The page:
It releates to how I feel about Affermative action, I am so glad we are all equal and have equal oppertunities, but lets not be hypocrites and start holding back the WHITES or MALES because of their skin color or gender! We are not standing up to the values Martin or any of our other fathers fought so hard for!

  • No MLK lover
    Jan. 21, 2008 11:03 a.m.

    Martin Luther King was a womanizer and plagiarizer. His public persona as an ordained Baptist minister, was totally different from his private life. He does not deserve a national holiday. Have a Human Rights Day, but I can never honor such a hypocrite as MLK.

  • Martin Luther King Day
    Jan. 21, 2008 10:40 a.m.

    Many people were involved in bringing about the social and legal changes that increased civil rights. Martin Luther King was the face of the movement and he paid for it with his life. He did something that no one else had done until that time, which was to change the attitude of white America so that the racism that had been prevalent throughout the history of our country was no longer acceptable. Racism still exists and the struggle continues, but Dr King represents a significant change in cultural attitude, and for that reason the day is properly named Martin Luther King Day.

  • PC Hater
    Jan. 21, 2008 10:31 a.m.

    How about "Overrated Hypocrite Day?" That would be more historically accurate if we're talking about the REAL Martin Luther King.

    >There is no Cesar Chavez Day

    We could just broaden it and have "Criminal Thug Day."

    Today's Monday. Quit playing revolutionary and go to work. Race is irrelevant.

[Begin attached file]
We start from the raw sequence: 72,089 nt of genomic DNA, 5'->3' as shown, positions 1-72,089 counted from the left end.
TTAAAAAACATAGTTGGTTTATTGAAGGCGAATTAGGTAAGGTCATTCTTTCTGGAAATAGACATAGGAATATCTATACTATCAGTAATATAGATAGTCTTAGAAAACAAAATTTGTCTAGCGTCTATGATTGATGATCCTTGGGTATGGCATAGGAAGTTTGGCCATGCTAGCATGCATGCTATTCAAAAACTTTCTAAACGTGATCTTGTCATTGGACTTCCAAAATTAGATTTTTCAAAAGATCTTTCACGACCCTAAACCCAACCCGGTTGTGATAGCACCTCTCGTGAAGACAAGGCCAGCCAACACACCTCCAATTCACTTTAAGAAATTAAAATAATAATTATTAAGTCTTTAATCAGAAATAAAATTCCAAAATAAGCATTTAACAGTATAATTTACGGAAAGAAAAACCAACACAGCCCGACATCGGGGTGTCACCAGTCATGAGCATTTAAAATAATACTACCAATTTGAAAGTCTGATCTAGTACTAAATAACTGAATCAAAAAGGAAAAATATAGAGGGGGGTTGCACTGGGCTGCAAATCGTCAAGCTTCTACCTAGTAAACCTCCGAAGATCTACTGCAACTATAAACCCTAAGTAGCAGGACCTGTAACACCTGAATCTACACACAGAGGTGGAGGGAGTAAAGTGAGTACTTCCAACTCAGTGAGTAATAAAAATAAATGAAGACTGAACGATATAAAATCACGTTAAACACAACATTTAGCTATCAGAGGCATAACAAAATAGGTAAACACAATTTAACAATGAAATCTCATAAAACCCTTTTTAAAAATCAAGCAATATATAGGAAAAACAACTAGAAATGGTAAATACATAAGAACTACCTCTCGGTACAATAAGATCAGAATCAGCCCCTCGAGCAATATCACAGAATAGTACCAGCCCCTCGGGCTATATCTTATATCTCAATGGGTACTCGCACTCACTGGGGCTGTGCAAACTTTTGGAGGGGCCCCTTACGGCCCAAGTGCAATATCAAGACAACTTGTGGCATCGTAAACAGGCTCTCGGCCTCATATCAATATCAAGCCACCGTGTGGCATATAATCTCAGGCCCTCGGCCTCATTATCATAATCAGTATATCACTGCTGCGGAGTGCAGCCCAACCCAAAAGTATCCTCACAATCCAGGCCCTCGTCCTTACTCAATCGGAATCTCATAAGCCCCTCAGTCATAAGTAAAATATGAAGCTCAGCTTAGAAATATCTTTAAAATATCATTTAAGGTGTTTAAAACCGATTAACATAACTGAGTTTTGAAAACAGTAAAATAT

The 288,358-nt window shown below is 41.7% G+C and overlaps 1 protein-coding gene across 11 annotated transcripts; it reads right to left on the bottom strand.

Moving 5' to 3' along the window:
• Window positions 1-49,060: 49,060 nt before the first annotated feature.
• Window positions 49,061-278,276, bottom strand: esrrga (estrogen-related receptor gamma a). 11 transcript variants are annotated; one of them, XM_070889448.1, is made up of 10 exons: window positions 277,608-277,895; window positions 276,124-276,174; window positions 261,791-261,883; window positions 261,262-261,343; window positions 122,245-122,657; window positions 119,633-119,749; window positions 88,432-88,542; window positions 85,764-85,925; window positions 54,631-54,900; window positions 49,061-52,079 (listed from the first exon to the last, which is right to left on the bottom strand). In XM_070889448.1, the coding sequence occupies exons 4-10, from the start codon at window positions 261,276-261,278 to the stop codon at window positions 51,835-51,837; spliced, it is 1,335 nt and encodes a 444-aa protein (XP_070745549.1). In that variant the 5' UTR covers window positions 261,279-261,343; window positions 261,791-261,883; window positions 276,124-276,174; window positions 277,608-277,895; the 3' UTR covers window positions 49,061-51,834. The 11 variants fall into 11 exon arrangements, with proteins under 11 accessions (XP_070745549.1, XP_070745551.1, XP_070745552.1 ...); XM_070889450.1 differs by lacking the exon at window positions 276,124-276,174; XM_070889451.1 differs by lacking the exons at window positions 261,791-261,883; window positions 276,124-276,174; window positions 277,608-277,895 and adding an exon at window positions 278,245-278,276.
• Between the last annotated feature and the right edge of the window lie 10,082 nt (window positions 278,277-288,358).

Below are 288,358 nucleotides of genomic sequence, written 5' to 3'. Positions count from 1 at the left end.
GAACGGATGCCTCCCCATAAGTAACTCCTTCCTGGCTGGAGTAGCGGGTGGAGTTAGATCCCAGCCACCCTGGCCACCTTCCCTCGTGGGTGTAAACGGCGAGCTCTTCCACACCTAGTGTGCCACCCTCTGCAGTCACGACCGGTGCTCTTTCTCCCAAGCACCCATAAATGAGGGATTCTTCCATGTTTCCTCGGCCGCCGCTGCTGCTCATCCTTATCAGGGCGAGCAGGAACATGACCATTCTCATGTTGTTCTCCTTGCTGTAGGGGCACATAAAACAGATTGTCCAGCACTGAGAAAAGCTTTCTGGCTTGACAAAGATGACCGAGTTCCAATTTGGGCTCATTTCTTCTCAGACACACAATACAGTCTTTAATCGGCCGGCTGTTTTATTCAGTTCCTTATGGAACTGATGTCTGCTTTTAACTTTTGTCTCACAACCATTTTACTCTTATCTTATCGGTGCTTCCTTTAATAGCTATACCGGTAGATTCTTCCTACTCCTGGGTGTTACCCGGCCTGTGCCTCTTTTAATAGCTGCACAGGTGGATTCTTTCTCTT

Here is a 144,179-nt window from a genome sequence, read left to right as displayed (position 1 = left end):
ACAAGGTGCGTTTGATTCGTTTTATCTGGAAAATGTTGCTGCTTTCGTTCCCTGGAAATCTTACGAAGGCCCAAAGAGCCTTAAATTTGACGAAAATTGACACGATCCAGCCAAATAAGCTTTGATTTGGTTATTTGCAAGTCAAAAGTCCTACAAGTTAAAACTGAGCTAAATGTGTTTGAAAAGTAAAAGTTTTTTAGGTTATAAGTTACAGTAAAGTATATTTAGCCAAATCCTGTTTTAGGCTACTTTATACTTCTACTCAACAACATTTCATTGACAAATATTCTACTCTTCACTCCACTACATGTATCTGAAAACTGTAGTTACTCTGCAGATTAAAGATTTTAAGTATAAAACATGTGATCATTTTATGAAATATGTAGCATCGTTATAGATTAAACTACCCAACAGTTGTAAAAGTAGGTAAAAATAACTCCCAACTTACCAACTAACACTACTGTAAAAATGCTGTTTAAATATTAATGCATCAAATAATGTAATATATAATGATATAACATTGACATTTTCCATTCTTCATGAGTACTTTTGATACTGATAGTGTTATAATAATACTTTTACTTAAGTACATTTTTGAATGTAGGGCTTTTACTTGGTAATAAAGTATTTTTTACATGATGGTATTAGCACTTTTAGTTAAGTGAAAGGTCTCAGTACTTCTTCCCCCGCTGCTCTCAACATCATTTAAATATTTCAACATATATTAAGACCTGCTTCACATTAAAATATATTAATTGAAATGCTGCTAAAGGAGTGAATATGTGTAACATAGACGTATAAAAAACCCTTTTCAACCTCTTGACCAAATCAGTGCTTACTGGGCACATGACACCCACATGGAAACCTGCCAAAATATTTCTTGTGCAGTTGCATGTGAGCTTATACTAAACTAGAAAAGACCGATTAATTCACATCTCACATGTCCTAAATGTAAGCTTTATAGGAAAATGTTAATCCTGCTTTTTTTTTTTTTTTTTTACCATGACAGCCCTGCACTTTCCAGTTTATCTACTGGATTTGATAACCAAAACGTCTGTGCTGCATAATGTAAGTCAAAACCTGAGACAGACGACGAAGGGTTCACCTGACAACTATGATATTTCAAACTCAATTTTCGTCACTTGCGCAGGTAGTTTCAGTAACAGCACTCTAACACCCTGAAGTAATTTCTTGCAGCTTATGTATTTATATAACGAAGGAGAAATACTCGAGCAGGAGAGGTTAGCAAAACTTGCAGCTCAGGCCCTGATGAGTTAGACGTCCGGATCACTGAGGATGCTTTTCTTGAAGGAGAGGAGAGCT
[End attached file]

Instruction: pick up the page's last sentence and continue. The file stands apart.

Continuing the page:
• King deserves great Honor
    Jan. 21, 2008 10:30 a.m.

    The reason he is honored, is that he is the most influencial and eloquient of the civil rights leaders. Just as we don't call christmas, atonement day, or the pathegorean theorem, the theorem of right triangles, instead we honor the doers or inventors. He gave his life for his cause and he deserves to be honored. His contribution ranks right up there with the best of the founding fathers.

    I think it odd that such a "christian" country as this could have such problems with civil rights. Doesn't christianity teach, "treat others as you would want to be treated"? Yet the churches fell short on this most important of subjects, it took Martin Luther King to do what they should have done long before and all along.

  • Civil Rights Day
    Jan. 21, 2008 9:16 a.m.

    I refuse to call today "MLK Day". I have no problems with the guy, and think he did some good things to help human rights progress, but I liked Human Rights Day better. There is no Cesar Chavez Day, no holiday for the Asian Americans. There are many ethnic groups that get no representation. To me, today will always be Civil Rights Day.

  • Anonymous
    Jan. 21, 2008 7:56 a.m.

    Is that the silliest headline you could come up with? Seriously. This article has virtually nothing to do with "Utahns commitment to diversity."

  • Hard worker from St George
    Jan. 21, 2008 7:40 a.m.

    I also feel working on Martin Luther King Day would show our commitment to human rights. He was a great man and set the stage for many to have the freedoms we all enjoy today.

  • wjmom
    Jan. 21, 2008 7:13 a.m.

    Well put, Legal Utah Worker. I think Dr. King would prefer people honor him by working. He worked very hard toward social acceptance of all people, a worthy effort on his part. How sad that he died because of the opposite situation. I hope people will truly honor him for his efforts in a great cause.

  • Legal Utah Worker
    Jan. 21, 2008 4:05 a.m.

    It does not matter what changes in the law may, or may not, take; I will continue to work on Martin Luther King day to honnor him. He would have wanted it that way.